Divorce strategy during the pandemic is on people’s minds because, even in the best of times, marriage and relationships are hard work. As the Wall Street Journal reports, the pandemic has produced a pressure cooker inside homes, straining even strong partnerships and, experts say, likely breaking others.
The Virus Among Us
Families are cooped up, with spouses trying to work while also taking care of their kids. Job losses, caring for at-risk elderly parents, arguments over what’s safe, and disagreements over school reopening are all taking a toll.
Susan Myres, president of the American Academy of Matrimonial Lawyers (AAML), which represents 1,600 members nationwide, says she expects new divorce filings to increase somewhere between 10% and 25% in the second half of this year.
Florida, unlike many state courts have been processing divorce and custody filings and are back to a manageable case flow. Many AAML member attorneys are reporting that we have received more queries than normal since the pandemic in March.
More than one-quarter of adults said they know a couple likely to break up, separate or divorce when the coronavirus pandemic ends, according to an Ipsos poll of 1,005 people conducted at the end of July.
In Charlotte, N.C., one attorney has consulted with 263 new clients on divorce issues from April to July compared with 217 clients in that same period a year ago, says Nicole Sodoma, founder and managing principal of the firm.
Summertime is usually when separating parents make the transition to two households, giving themselves time to acclimate before the school year begins. But courts have either been closed or backed up, she says, and many clients have felt stuck. “It’s added stress to an already stressful situation,” she says.
The official term for divorce in Florida is “dissolution of marriage”, and you don’t need fault as a ground for divorce. Florida abolished fault as a ground for divorce.
I’ve written about divorce and the Coronavirus before. In order to divorce in Florida, you need to file a petition for dissolution of marriage in the family court. No grounds are necessary, such as “COVID-19” or “my house is a pressure cooker.”
The no-fault concept in Florida means you no longer have to prove a reason for the divorce. Instead, you just need to state under oath that your marriage is “irretrievably broken.”
Before the no-fault divorce era, people who wanted to get divorce either had to reach agreement in advance with the other spouse that the marriage was over, or throw mud at each other and prove wrongdoing like adultery or abuse.
No-fault laws were the result of trying to change the way divorces played out in court. No fault laws have reduced the number of feuding couples who felt the need to resort to distorted facts, lies, and the need to focus the trial on who did what to whom.
The Pressure Cooker
In some cases, tensions created from the effects of the shutdown, quarantine, and pandemic, can mount into violence. The National Domestic Violence Hotline says total contacts—calls, texts and online chats—increased 9% to more than 62,000 in the period from mid-March to mid-May, compared with the same period a year earlier.
Spouses who experienced greater external stress, from work stressors to financial problems, had lower relationship satisfaction than couples with fewer external stressors.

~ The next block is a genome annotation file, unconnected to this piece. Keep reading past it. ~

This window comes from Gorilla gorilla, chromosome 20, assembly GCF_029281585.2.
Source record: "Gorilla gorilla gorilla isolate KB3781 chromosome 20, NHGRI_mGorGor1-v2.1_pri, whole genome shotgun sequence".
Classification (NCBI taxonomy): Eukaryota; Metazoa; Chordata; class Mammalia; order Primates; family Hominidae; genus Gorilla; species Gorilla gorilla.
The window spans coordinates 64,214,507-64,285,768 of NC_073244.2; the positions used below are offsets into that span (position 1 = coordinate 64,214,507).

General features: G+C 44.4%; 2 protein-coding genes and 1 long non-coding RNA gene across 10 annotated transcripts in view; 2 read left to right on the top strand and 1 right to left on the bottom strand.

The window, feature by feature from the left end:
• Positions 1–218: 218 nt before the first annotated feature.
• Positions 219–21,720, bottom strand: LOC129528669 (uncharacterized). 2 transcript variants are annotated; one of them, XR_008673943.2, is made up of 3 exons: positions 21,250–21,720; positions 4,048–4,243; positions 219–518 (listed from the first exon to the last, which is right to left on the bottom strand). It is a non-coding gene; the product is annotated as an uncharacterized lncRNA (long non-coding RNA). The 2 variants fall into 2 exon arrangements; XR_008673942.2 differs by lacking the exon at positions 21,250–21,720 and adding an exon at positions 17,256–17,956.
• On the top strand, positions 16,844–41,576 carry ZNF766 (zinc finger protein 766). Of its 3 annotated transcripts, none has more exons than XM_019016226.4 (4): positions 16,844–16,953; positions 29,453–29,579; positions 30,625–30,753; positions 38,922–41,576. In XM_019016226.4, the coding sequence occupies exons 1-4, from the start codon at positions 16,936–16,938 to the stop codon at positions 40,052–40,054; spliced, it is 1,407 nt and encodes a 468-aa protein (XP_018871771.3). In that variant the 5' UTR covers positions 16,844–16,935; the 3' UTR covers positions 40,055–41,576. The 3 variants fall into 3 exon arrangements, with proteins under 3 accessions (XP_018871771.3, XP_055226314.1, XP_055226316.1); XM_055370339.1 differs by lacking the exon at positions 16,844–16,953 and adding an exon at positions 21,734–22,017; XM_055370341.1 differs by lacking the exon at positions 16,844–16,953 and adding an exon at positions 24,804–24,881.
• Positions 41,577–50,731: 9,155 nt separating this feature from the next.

Even in the most communicative partnerships, there is more stress. “We have a strong marriage,” says Courtney Westling, a public-schools official in Portland, Ore. “But this has not been easy.” She and her husband of seven years, Mike, have spent recent months negotiating new work spaces in their home as well as child care for their sons, ages 3 and 5.
Strategy for Stress
The Covid pandemic has put strain on households and is testing marriages and relationships. Here are a few strategies.
Keep in mind this is a unique situation. When your spouse does something that upsets you, it’s easy to veer into blaming it on some character flaw. That is not a good sign. Couples that tend to see “situational attribution,” do better.
“If I have the mentality that this is because of the situation and not my partner, that should be beneficial.”
Think twice about big relationship decisions. Clients under marital duress should take a step back and pause. Recognize that everyone is under added strain, and that a partner’s on-the-surface behavior may really be about something deeper.
Maybe what you don’t recognize is that your spouse is actually anxious about the uncertainty, maybe his job or some underlying health issue, and it causes them to act out. But that doesn’t mean it’s the end of a marriage. That’s particularly true in a relationship that had previously been solid, she says.
“Recognize that we are not living in ordinary times.”
Don’t forget to play! The world feels heavy right now, and so it is more important than ever to find joy. Take advantage of the added time with your partner to find moments to laugh and have fun. And if those moments don’t come to you, make them. You need to create moments of play.
“Go out for a run, listen to a podcast together, spend time in nature. Play is not only how children learn, but it is also how we refresh ourselves.”
Creating lighthearted moments is also a useful tool in reminding ourselves what attracted us in the first place to our partners. Remember that this is the same person, but this is just a short period in time.
The Wall Street Journal article is here.